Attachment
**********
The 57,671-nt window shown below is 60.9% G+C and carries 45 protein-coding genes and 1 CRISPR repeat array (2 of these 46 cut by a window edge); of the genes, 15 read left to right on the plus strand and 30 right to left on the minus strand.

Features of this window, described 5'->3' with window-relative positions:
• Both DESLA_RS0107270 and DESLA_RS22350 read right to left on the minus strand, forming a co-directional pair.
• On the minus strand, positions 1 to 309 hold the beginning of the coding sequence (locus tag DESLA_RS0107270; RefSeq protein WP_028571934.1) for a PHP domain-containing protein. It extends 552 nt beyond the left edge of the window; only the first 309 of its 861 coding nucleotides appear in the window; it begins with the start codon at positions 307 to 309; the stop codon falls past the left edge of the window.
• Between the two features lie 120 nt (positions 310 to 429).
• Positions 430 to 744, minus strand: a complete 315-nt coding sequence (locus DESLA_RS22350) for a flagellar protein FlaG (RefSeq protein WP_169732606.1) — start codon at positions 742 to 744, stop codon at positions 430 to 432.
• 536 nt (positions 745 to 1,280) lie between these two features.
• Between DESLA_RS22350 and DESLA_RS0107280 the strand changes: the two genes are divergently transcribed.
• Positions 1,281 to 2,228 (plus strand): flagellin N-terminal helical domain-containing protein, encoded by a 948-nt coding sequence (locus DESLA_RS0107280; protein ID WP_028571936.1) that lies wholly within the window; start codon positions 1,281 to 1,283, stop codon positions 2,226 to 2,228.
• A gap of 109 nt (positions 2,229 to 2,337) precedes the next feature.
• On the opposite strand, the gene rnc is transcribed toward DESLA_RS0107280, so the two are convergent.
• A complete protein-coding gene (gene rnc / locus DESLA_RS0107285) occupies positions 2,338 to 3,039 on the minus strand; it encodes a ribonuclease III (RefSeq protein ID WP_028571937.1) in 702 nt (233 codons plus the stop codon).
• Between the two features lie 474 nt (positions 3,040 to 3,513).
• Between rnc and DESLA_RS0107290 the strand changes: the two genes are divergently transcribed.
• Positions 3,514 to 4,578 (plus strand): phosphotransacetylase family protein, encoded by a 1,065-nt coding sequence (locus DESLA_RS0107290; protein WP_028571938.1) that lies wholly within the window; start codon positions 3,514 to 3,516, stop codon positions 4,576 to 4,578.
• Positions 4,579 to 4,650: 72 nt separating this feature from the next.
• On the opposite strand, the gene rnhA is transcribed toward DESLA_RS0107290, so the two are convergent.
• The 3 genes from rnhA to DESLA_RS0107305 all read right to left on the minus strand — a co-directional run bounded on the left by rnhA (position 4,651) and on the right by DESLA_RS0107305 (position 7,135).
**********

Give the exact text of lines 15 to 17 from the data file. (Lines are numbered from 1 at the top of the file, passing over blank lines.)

• Positions 3,514 to 4,578 (plus strand): phosphotransacetylase family protein, encoded by a 1,065-nt coding sequence (locus DESLA_RS0107290; protein WP_028571938.1) that lies wholly within the window; start codon positions 3,514 to 3,516, stop codon positions 4,576 to 4,578.
• Positions 4,579 to 4,650: 72 nt separating this feature from the next.
• On the opposite strand, the gene rnhA is transcribed toward DESLA_RS0107290, so the two are convergent.